If Moses did not understand the importance of circumcision before that night in the inn, he understood it well from that time on. If, before that day, he was slack concerning the commandments of God, he never was again. He learned during his forty years in the camp of Midian to lightly esteem God’s covenant, and the sign of it – circumcision – but at the inn on the way to Egypt, he learned to tremble at the thought of not passing that truth on to the next generation.
When God chose Abraham, He said He did it because “For I know him; therefore he will command his children and his household after him. And they will keep the way of Jehovah, to do righteousness and justice so that Jehovah will bring on Abraham what He spoke concerning him” (Gen. 18:19). In other words, Abraham was not like Midian and his sons after him; he upheld the standard God gave to him and was not slack in commanding his children to do the same.
I have seen first-hand the results of parents in one generation failing to pass on to their offspring the truth God had given to them. I have brothers and sisters who were taught the same truth I was taught by our father, but whose children and grandchildren now are complete strangers to the light of God because their parents behaved like Midian instead of Abraham. For whatever reason (God is Judge, not I) they failed to command their children to walk according to the law of God revealed to them. If I were to speak the truth to those offspring, it would seem as foreign to them now as circumcision was to Zipporah, and it might make them equally as angry and sarcastic toward me. That has been my experience, and that is why I understand this story of Moses and Zipporah as well as I do. I have lived it.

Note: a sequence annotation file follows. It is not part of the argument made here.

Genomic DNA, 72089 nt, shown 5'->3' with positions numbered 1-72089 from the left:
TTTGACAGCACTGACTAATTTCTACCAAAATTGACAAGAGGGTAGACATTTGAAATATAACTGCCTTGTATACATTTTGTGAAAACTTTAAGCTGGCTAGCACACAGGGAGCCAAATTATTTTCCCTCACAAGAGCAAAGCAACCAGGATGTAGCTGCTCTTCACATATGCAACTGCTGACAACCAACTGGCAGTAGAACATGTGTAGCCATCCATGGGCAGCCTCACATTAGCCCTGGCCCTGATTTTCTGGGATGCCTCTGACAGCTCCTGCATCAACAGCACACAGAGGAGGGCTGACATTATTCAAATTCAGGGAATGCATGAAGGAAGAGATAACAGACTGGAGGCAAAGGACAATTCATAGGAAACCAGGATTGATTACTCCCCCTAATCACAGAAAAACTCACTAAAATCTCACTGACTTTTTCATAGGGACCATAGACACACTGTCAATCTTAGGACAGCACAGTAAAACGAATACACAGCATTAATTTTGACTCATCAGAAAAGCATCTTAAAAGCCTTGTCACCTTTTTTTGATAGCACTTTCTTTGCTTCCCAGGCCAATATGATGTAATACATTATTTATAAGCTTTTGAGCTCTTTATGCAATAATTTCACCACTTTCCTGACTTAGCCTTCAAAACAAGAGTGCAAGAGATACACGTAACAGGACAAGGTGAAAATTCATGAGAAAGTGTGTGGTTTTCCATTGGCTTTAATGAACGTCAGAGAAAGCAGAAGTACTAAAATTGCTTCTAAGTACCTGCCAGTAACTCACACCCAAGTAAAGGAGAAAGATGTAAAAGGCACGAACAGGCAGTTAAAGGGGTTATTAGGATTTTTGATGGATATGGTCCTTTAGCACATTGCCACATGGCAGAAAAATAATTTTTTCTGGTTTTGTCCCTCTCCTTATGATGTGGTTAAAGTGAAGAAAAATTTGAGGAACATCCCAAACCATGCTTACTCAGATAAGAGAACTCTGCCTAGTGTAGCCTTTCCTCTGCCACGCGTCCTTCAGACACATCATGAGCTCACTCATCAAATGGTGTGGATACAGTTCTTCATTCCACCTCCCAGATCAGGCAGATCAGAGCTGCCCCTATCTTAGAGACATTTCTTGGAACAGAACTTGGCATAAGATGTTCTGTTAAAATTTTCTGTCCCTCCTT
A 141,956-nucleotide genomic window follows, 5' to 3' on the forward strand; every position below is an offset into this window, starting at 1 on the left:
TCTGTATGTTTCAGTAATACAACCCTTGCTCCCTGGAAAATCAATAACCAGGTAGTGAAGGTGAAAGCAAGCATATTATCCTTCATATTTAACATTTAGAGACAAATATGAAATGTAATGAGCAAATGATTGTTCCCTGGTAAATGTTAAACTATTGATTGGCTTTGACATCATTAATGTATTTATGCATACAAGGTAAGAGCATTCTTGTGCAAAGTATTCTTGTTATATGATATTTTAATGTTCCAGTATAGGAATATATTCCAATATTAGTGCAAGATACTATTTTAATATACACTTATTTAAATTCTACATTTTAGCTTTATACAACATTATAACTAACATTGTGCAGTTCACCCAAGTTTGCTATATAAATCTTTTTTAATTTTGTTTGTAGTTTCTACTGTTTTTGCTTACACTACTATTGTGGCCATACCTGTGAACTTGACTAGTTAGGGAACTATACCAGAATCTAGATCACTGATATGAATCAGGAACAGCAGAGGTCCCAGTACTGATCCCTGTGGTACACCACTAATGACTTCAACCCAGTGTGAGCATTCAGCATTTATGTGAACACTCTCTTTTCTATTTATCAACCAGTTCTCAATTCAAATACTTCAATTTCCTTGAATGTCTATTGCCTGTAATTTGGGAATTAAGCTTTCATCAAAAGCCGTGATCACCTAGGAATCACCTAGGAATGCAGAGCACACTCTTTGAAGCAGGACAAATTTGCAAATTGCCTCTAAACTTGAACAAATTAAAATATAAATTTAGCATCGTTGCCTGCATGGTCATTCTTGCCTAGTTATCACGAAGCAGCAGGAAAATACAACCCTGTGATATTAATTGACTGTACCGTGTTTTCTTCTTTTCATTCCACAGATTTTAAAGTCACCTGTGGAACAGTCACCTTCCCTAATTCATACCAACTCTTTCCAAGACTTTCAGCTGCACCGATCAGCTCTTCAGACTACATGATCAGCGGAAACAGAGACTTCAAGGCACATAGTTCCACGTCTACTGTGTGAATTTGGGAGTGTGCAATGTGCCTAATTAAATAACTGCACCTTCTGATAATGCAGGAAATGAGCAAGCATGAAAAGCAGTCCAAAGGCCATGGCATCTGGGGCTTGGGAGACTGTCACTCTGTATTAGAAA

Isaiah, Jesus, and Paul pointed us to speaking in tongues or “stammering lips” as the sign of the new covenant, just as circumcision was the sign of the old. The baptism of the holy Ghost is the new birth as certainly as Jesus is coming back for his faithful saints. But most of Abraham’s descendants have not passed that truth on to their children. Ishmael, and Midian and his five brothers, all failed to keep alive the flame of God’s light in the world by making a stand for it. Only Isaac, of all Abraham’s sons, had sufficient understanding of the supreme importance of standing for truth in this sinful world and of upholding the standard of God’s truth in his house. But God knew he would, and Jacob after him. That is why He chose Abraham in the first place. He had found a line of men who would cling to the truth as if it was their very life. And after Moses was chastened by God’s wrath on his way to Egypt, he felt the way those two patriarchs did. And when God gave him the law of Israel, he commanded Israel to love it with all their hearts for, he said, “It is your life!” (Dt. 32:46–47).
The truth you have from God does not have to survive your death among those who knew you; it can die, and it will die, with you if you never pass it on. My hope is that what God has given me, above everything else, is what I am remembered for when I am gone. And I know that if I do what is right in God’s sight, that will be the case.